Researchers at the University of California Davis Medical Center in Sacramento are putting out some hard numbers they say demonstrates telemedicine does save patients time and money—over the long run.

UC Davis Medical Center, a 631-bed hospital owned and operated by the University of California as part of its University of California, Davis campus, has utilized some form of telemedicine for 18 years. To look at the time and money savings for patients over a long period of time, researchers evaluated data from the UC Davis telemedicine program for 19,246 outpatient and inpatient interactive video-based consultations from July 1996 to December 2013.

By using telemedicine for clinical appointments and consultations, patients over the course of the time researchers analyzed, avoided travel distances that totaled more than 5 million miles. Those patients also saved nearly nine years of travel time and about $3 million in travel costs.

Savings estimates were based on patient travel to a telemedicine center near their home compared to the travel that would have been required had they come to UC Davis Health in Sacramento for care. In the early 1990s before the web and web technology became more mainstream, patients had to drive to telemedicine center—essentially a health system TV network—for a visit.

For individual patients, the benefits included avoiding 278 miles in driving, four hours in time and $156 in direct travel costs, the study says. There was also an environmental impact, the study shows. Eliminating the need for patients to drive to office visits reduced pollution by 2,000 metric tons of carbon dioxide, 50 metric tons of carbon monoxide, 3.7 metric tons of nitrogen oxides and 5.5 metric tons of volatile organic compounds.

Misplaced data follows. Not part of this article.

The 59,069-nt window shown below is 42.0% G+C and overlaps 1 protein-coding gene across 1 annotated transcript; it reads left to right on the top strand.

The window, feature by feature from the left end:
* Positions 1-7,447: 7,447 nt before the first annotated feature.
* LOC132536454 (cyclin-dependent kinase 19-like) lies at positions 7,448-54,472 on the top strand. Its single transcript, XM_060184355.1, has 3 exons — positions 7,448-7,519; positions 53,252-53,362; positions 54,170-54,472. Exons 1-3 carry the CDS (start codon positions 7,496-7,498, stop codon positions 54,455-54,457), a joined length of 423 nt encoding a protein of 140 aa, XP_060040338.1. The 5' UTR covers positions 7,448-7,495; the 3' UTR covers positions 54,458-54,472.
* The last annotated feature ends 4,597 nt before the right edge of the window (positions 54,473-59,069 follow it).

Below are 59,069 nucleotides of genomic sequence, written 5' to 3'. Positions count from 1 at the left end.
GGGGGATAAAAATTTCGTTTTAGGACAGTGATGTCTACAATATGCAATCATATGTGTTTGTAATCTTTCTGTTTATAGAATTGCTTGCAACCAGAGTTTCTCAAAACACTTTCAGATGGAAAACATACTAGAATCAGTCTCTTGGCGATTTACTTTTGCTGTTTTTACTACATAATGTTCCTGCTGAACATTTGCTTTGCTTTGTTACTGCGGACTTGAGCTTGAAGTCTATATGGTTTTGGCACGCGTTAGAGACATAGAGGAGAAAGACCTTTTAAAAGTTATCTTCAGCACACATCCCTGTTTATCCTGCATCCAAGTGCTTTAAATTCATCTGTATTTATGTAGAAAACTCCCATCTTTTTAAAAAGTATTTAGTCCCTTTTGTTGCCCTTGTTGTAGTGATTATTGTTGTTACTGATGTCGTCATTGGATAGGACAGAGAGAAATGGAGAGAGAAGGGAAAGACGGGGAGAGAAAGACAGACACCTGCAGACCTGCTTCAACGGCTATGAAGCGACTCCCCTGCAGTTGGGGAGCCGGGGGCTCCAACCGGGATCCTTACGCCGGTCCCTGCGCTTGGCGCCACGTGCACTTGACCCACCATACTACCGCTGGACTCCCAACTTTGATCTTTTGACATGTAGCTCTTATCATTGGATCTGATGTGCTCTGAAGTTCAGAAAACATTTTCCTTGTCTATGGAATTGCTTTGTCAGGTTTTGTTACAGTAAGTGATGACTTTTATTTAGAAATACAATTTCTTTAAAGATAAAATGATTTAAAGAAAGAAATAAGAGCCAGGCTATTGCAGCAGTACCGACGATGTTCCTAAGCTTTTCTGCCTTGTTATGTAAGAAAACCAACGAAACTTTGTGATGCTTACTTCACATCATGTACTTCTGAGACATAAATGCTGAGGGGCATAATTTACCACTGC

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“Our findings confirm the benefits of telemedicine in terms of real savings to patients and to the environment,” says James Marcin, the study’s principal investigator and chief of the UC Davis Division of Pediatric Critical Care Medicine.

In the early days of the study period, telemedicine equipment—allowing interactive visual and audio communication with a remote physician—was expensive and only available to patients at locations such as community hospitals or clinics.

Now that such capabilities are widely available, telemedicine can be conducted in doctors’ offices or even patient’s homes, increasing patient cost savings and convenience as well as environmental benefits even more, Marcin says. UC Davis researchers says telemedicine is most beneficial for specialties that rely heavily on talking—such as mental health services—and laboratory services (such as endocrinology), and is less used for specialties such as orthopedics that involve extensive physical examination. “Because telemedicine is cheaper and more convenient for patients in remote areas, they are more likely to seek medical care,” Marcin says. “Many patients do not have the time or resources to access health care many miles from home.”

 

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